Table 4 shows the adjusted associations between vision insurance and eye care visit in the past 12 months. Respondents with vision insurance were twice as likely as those without vision insurance to have had an eye care visit, both in the total sample (adjusted odds ratio [AOR], 1.90 [95% CI, 1.89-1.90]) and in the eye-disease subsample (AOR, 2.15 [95% CI, 2.13-2.17]). Other factors associated with a higher likelihood of an eye care visit among the total sample and the eye-disease subsample were patient demographics (older age, higher education level, higher income level, being unemployed, and being black vs white) and one health behavior characteristic (having a regular physician). Notably, having general health insurance was not a significant predictor of an eye care visit once vision insurance was included in the model.
After adjusting for patient- and provider-level factors, having vision insurance was associated with significantly higher odds of reporting good vision (the AORs in the general sample for “no” vs “extreme” difficulty were 1.20 and 1.30, respectively, for recognizing friends across the street and reading printed matter, respectively, among the total population) (Table 5). The corresponding AORs are higher among the eye-disease subsample (1.50 and 1.40, respectively). Both the direction of association and an increased strength of association among the eye-disease sample relative to the general population are consistent for some vs extreme difficulty (the AORs were 1.10 and 1.30 for the general population, respectively, and 1.30 and 1.60 for the eye-disease subsample, respectively [all statistically significant]). Notably again, having general health insurance was not a significant predictor of vision status once vision insurance is included in the model.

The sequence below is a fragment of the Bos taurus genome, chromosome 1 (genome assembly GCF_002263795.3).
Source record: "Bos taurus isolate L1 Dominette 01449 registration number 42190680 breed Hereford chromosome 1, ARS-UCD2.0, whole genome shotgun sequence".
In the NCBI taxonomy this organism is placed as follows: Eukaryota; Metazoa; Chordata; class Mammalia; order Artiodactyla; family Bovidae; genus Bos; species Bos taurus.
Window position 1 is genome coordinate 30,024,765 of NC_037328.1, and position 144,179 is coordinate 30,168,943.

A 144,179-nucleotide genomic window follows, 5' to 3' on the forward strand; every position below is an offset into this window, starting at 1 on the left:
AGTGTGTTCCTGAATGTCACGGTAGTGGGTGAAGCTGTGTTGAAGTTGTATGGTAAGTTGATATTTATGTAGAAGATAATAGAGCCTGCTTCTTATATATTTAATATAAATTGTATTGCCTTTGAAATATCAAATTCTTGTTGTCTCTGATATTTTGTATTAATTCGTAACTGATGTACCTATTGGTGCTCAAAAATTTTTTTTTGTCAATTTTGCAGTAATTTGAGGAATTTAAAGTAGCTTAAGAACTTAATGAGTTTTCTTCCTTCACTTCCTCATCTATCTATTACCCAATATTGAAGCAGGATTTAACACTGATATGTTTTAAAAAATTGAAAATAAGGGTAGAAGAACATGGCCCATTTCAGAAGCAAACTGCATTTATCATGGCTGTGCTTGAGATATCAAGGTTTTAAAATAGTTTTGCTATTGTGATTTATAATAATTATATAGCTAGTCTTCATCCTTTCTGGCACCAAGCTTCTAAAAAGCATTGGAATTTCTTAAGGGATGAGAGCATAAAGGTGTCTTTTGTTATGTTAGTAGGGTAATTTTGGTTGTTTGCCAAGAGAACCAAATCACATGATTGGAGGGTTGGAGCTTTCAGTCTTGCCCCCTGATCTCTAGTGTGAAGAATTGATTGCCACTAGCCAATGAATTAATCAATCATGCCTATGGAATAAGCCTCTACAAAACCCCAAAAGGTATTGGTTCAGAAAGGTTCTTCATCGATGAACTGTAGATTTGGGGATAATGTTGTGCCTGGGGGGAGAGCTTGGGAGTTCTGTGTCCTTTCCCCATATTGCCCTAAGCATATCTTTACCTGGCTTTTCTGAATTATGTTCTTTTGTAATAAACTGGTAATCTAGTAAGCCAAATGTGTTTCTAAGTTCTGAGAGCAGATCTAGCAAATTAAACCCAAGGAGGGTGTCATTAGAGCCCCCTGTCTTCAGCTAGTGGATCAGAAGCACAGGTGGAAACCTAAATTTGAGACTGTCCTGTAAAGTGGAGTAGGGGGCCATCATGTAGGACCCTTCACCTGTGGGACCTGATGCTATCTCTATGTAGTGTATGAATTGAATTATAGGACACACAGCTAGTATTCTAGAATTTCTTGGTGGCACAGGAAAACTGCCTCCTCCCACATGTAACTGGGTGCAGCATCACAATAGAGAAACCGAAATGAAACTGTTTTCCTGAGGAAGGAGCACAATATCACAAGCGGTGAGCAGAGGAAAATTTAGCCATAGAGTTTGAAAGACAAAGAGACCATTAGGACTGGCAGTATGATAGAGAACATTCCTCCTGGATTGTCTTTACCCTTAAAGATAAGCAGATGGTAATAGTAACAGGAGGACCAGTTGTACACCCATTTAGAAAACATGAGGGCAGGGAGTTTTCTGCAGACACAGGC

Table 6 shows that having an eye care visit was associated with higher odds of good vision both in the total population and in the eye-disease subsample (with AORs of 1.07 and 1.71, respectively, for no difficulty vs extreme difficulty in recognizing friends on street, and with AORs of 1.70 and 1.45 for reading printed matter). As with earlier models, having general health insurance was not associated with vision status once eye care visit was included in the model.